The significant impact of OPV on the elimination of poliomyelitis due to wild poliovirus (WPV) and its additional beneficial properties (e.g., economic costs, easy administration, and superior mucosal antibody response) are evident. However, because WPV type 2 has been eradicated and 90% of circulating VDPV, and approximately 40% of VAPP cases are caused by type 2, type 2 was removed from OPV in all countries globally in April 2016. As a result, screening for immunodeficiency-associated VDPV (iVDPV) shedding of known PID patients is more critical to completing elimination of live type 2 poliovirus from the world (10, 11).
Thus, assessing the risk associated with prolonged iVDPV excretion among PID patients by estimating the prevalence in a worldwide study is of critical importance for stakeholders and decision-makers to build an effective strategy for the polio endgame, including development of potential treatments such as antivirals. Based on several reports showing that not only patients with primary antibody deficiencies but also combined immunodeficiencies are very susceptible to persistent polio and non-polio enterovirus (NPEV) infections (4, 12), this multicenter study has been designed to determine the prevalence of iVDPV in patients with both types of immunodeficiencies and characterize the genetic properties of associated virus strains.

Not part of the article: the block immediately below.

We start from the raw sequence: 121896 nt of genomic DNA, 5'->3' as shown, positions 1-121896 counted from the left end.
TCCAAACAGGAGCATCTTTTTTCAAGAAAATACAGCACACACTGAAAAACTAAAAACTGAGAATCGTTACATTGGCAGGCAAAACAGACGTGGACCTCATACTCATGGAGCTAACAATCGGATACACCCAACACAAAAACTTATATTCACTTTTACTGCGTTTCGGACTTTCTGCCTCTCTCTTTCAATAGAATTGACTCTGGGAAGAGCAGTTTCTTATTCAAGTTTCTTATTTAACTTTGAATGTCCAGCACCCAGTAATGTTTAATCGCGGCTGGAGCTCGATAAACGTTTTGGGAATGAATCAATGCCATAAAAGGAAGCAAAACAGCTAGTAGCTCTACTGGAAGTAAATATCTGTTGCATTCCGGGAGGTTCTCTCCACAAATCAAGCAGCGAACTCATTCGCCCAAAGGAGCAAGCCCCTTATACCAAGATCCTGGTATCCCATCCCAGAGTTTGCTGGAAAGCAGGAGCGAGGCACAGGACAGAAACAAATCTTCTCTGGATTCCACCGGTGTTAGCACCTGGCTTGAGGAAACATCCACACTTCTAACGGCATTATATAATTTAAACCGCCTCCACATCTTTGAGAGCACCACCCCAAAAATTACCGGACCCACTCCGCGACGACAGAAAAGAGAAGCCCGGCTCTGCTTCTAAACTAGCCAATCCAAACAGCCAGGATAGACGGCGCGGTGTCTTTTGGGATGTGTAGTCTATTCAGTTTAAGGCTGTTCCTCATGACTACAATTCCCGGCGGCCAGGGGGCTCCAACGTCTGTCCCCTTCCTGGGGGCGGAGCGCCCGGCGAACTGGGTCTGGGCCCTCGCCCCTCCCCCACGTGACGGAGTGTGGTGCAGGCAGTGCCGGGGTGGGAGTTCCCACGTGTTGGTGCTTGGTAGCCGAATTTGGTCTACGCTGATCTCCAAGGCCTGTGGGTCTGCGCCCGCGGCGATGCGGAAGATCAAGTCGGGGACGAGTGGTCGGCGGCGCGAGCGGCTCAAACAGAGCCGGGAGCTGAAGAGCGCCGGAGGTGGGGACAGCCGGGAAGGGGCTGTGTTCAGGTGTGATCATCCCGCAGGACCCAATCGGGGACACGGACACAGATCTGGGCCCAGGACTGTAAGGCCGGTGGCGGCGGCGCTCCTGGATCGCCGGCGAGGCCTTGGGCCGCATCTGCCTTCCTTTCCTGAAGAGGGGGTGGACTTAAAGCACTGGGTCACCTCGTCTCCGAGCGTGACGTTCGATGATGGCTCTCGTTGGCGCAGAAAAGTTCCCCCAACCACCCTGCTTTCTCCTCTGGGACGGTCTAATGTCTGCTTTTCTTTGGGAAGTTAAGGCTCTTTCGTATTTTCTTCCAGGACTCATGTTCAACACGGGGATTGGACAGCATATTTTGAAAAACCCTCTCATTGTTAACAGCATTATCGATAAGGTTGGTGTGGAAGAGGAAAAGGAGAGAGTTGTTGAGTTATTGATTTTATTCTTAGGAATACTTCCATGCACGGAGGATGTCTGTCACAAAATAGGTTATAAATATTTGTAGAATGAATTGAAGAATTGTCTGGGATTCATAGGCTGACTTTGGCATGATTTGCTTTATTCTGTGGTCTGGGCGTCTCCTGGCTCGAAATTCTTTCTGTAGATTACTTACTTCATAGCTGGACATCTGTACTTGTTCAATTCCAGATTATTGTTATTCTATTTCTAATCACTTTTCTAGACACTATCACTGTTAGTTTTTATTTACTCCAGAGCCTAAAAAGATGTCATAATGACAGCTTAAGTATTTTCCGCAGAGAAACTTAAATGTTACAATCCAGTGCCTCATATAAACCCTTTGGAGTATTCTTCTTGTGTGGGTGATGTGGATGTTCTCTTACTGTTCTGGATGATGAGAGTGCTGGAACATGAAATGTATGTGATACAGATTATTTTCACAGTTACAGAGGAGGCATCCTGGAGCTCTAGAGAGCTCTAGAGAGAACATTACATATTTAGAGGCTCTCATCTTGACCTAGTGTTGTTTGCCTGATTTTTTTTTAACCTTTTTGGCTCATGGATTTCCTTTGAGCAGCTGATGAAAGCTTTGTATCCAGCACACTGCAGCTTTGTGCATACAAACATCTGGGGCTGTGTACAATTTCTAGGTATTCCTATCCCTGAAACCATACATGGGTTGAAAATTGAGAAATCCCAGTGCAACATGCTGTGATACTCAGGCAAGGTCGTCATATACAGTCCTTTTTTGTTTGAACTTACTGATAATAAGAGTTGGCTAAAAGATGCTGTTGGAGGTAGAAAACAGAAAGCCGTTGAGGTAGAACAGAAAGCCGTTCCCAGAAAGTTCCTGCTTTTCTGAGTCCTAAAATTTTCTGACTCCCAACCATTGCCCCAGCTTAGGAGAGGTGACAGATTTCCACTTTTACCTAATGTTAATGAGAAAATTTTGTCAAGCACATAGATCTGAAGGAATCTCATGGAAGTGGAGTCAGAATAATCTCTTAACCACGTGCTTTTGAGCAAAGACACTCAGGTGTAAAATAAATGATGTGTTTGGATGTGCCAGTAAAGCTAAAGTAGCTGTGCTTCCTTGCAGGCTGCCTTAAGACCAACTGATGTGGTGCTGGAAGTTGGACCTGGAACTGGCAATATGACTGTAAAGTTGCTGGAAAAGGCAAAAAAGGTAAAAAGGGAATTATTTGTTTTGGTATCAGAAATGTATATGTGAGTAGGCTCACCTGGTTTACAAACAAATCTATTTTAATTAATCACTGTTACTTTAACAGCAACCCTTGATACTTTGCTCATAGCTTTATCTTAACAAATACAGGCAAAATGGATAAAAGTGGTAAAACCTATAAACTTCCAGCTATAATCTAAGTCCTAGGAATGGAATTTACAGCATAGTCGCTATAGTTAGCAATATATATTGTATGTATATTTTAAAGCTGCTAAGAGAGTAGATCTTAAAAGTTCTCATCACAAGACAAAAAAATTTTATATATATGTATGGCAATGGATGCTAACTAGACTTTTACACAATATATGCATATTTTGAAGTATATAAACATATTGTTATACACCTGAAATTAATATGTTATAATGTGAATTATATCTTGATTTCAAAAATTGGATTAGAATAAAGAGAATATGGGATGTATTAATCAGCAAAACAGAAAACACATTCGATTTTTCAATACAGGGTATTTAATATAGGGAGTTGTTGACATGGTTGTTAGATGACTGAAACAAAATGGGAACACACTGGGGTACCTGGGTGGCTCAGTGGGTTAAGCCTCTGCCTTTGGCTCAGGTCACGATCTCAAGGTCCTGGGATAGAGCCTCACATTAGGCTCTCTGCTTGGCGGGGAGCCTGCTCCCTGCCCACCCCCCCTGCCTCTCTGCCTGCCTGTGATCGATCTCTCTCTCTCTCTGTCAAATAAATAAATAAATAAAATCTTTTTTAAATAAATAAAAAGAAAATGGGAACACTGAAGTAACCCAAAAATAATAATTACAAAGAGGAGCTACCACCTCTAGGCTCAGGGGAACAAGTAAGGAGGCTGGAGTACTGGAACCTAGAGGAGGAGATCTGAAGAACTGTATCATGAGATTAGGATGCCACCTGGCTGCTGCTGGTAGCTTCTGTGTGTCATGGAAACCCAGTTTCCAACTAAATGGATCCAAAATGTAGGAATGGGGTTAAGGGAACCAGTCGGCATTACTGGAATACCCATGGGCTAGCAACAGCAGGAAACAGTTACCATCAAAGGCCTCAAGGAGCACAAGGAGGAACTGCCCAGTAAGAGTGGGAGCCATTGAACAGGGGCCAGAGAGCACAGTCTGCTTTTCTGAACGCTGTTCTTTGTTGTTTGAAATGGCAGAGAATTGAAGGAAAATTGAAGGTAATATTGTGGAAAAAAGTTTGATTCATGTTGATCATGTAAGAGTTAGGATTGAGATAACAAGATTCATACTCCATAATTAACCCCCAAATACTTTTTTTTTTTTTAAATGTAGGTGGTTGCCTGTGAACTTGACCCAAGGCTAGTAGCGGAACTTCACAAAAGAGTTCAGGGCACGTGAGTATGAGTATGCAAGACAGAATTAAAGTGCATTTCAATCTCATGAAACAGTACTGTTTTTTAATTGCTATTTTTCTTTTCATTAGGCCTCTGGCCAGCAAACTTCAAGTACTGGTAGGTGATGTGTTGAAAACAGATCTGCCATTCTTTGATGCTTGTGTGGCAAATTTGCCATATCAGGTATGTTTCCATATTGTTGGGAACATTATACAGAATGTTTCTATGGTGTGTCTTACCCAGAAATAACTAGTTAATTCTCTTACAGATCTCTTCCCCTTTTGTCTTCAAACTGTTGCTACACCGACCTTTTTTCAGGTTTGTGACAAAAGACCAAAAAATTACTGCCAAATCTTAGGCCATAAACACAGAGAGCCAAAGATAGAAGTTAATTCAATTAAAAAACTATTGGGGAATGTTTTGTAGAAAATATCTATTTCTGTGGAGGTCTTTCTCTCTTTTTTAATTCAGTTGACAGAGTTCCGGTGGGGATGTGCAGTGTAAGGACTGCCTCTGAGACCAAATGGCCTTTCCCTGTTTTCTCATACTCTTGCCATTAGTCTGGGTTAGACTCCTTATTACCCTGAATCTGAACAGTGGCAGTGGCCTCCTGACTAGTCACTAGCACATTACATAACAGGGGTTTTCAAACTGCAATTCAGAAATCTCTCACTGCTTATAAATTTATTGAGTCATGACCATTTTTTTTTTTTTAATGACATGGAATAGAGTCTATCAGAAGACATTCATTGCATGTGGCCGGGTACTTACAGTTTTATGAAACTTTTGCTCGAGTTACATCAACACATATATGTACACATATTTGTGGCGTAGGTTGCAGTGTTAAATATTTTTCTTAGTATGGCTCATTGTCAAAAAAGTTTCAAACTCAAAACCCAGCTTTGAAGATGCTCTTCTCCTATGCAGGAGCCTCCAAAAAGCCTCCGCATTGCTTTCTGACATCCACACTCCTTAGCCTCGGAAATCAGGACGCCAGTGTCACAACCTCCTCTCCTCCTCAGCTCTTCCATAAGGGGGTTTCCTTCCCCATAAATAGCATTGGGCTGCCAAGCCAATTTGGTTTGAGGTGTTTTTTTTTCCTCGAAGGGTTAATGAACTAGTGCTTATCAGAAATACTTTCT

Materials and Methods
All patients enrolled in this study were diagnosed with PID from 19 Jeffrey Modell Foundation (JMF) sites in 13 OPV-using countries from January 2014 to November 2015 (Table 1). Inclusion criteria encompassed patients 6 weeks of age or greater and having a diagnosis of SCID, combined immunodeficiency, agammaglobulinemia, or common variable immunodeficiency (CVID). Other types of PID patients were not included in this study.
Assessment of each patient at the different JMF sites met the updated criteria introduced by the European Society for Immunodeficiencies1 (13) and/or the American Academy of Allergy, Asthma & Immunology for the diagnosis of PID (14). In all studied cases, other defined secondary causes of immunodeficiency were excluded. Other types of PID patients were not included in this study. The standard criteria for diagnosis of patients were summarized in Table S1 in Supplementary Material.
Written informed consent (if 18 years of age or older), assent (if 7–17 years of age) or consent from the parents/guardian (for those less than 7 years) was obtained, in accordance with the principles of the ethics committees or Institutional Review Board of the local institutes using common forms designed by The Task Force for Global Health (TFGH, protocol no: CVE-001, WIRB® Protocol #20130957; Data Sheet S1 in Supplementary Material) translated to the participant JMF sites’ local languages.